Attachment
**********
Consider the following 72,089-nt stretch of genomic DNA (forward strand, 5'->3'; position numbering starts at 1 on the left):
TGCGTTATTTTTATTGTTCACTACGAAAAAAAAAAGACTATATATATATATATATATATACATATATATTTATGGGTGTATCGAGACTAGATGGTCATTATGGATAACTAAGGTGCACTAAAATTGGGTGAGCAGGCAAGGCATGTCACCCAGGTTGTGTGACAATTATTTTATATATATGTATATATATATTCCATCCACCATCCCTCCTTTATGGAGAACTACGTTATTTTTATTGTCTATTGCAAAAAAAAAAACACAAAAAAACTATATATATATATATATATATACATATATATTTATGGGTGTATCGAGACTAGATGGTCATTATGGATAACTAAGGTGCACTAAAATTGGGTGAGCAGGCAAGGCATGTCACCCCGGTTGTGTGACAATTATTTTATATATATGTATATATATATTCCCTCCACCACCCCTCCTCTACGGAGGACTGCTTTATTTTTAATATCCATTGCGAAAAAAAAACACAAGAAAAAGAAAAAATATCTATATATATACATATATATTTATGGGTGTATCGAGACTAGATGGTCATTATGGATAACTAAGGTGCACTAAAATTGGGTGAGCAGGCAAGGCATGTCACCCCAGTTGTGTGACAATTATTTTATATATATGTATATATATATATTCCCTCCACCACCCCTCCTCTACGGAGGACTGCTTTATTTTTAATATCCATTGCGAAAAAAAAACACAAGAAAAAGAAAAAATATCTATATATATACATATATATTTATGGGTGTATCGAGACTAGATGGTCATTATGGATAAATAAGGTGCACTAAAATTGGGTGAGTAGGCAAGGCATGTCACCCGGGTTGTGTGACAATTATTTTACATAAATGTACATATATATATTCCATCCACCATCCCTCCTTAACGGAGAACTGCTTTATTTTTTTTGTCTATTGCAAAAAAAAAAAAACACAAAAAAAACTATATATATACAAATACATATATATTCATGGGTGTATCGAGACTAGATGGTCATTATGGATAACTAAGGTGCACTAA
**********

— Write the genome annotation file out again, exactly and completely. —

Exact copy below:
Consider the following 72,089-nt stretch of genomic DNA (forward strand, 5'->3'; position numbering starts at 1 on the left):
TGCGTTATTTTTATTGTTCACTACGAAAAAAAAAAGACTATATATATATATATATATATACATATATATTTATGGGTGTATCGAGACTAGATGGTCATTATGGATAACTAAGGTGCACTAAAATTGGGTGAGCAGGCAAGGCATGTCACCCAGGTTGTGTGACAATTATTTTATATATATGTATATATATATTCCATCCACCATCCCTCCTTTATGGAGAACTACGTTATTTTTATTGTCTATTGCAAAAAAAAAAACACAAAAAAACTATATATATATATATATATATACATATATATTTATGGGTGTATCGAGACTAGATGGTCATTATGGATAACTAAGGTGCACTAAAATTGGGTGAGCAGGCAAGGCATGTCACCCCGGTTGTGTGACAATTATTTTATATATATGTATATATATATTCCCTCCACCACCCCTCCTCTACGGAGGACTGCTTTATTTTTAATATCCATTGCGAAAAAAAAACACAAGAAAAAGAAAAAATATCTATATATATACATATATATTTATGGGTGTATCGAGACTAGATGGTCATTATGGATAACTAAGGTGCACTAAAATTGGGTGAGCAGGCAAGGCATGTCACCCCAGTTGTGTGACAATTATTTTATATATATGTATATATATATATTCCCTCCACCACCCCTCCTCTACGGAGGACTGCTTTATTTTTAATATCCATTGCGAAAAAAAAACACAAGAAAAAGAAAAAATATCTATATATATACATATATATTTATGGGTGTATCGAGACTAGATGGTCATTATGGATAAATAAGGTGCACTAAAATTGGGTGAGTAGGCAAGGCATGTCACCCGGGTTGTGTGACAATTATTTTACATAAATGTACATATATATATTCCATCCACCATCCCTCCTTAACGGAGAACTGCTTTATTTTTTTTGTCTATTGCAAAAAAAAAAAAACACAAAAAAAACTATATATATACAAATACATATATATTCATGGGTGTATCGAGACTAGATGGTCATTATGGATAACTAAGGTGCACTAA